Growth in R&D FTEs, decline in Sweden and Iceland
The Nordic countries reported a total of more than 251 000 full-time equivalents (FTEs) dedicated to R&D in 2017. The number rose from 2016 to 2017 in Denmark, Finland and Norway. Sweden, on the other hand, displayed a decline, nevertheless after a sharp rise the previous year. Similarly, there was a drop in Iceland. In Finland, the number of FTEs has fallen over the last years in line with R&D expenditure, but increased in 2017.

Table 1: Number of full-time equivalents in R&D in the Nordic countries, 2015–2017.

2015 2016 2017
Danmark         60 243         62 780         63 340
Finland         50 367         47 429         48 999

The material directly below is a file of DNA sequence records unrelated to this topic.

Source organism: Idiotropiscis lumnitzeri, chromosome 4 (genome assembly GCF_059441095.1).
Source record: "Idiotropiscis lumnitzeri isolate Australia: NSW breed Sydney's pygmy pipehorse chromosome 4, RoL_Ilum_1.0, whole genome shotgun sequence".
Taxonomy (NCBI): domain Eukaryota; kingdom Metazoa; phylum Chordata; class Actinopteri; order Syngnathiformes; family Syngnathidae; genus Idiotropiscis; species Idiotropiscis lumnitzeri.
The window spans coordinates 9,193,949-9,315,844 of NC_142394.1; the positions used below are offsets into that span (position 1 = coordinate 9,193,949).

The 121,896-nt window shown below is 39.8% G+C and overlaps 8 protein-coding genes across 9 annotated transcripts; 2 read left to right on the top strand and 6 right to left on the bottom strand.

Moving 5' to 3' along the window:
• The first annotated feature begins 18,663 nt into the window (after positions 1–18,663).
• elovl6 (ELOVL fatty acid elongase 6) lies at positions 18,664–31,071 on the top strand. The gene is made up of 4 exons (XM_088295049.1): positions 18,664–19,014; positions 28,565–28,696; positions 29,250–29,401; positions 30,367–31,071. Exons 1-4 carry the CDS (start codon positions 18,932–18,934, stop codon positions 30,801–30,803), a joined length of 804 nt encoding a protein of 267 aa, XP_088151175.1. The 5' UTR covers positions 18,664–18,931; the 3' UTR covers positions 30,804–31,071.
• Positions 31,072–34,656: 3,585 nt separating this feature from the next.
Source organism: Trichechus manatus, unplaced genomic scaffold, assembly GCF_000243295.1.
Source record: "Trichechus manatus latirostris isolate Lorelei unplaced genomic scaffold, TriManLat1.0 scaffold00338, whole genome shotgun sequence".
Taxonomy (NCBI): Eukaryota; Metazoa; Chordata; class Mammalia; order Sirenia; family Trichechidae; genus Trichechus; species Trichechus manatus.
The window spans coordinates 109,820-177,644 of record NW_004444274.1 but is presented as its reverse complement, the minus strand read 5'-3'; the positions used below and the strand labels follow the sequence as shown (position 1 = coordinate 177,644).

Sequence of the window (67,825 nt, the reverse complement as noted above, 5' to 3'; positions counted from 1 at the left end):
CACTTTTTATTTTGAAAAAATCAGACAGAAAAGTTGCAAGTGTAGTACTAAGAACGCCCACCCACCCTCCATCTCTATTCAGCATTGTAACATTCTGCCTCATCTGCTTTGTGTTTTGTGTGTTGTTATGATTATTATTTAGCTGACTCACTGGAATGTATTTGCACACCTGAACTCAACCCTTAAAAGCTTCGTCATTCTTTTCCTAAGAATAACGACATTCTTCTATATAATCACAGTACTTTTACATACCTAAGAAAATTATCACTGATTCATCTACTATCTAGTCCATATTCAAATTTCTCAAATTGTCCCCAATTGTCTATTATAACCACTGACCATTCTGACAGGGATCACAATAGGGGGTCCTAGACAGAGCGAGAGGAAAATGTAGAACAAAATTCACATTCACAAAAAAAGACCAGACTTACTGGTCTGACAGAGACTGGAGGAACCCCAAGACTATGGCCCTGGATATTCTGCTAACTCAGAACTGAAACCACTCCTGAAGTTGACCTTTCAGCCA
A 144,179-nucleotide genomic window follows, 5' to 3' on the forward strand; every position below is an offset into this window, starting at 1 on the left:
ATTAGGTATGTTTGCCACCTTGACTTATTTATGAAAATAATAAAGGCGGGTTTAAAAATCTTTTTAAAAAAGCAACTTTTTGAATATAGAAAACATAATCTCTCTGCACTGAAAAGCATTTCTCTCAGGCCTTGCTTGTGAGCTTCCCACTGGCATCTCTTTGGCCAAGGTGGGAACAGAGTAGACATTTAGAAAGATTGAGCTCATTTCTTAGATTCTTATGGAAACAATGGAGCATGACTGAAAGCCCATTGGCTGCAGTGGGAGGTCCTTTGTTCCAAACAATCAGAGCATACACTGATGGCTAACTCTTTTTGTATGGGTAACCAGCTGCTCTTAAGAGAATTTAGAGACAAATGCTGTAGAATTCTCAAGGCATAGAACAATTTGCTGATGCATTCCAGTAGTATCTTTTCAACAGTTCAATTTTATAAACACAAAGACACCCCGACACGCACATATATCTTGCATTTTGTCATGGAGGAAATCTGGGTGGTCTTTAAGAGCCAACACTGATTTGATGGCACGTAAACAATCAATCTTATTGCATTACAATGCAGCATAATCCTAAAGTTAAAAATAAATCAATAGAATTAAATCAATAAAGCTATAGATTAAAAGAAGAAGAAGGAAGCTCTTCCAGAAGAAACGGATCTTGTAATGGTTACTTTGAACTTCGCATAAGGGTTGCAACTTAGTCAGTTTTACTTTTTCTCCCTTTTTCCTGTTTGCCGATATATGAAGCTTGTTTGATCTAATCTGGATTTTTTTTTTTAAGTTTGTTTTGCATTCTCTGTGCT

Island          2 941          3 247 3 172
Norge         42 409         43 918         46 761
Sverige         82 151         90 692         89 268

Source: National R&D statistics, OECD MSTI 2018/2

 In this newsletter NIFU has gathered the most updated figures from the Nordic producers of R&D statistics, as well as the latest version of OECDs Main Science and Technology Indicators (MSTI). All the Nordic countries apply OECDs guidelines for collecting and using R&D statistics (Frascati Manual), with some national adaptations. The Nordic producers of R&D statistics, in Norway represented by Statistics Norway and NIFU, cooperate on methodology issues to improve the comparability of the figures. Please refer to the webpages of the individual institutions:

Denmark: Statistics Denmark www.dst.dk/en
Sweden: Statistics Sweden www.scb.se/en/
Finland: Statistics Finland www.stat.fi/index_en.html
Iceland: Statistics Iceland www.statice.is/
Norway: Statistics Norway www.ssb.no/en and NIFU www.nifu.no/en/

 

 

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Previous newsletters: 2016, 2015, 20142013, 2012, 2011, 2010, 2008, 2007, 2005, 2003

Questions may be directed to kaja.wendt@nifu.no or mona.ostby@nifu.no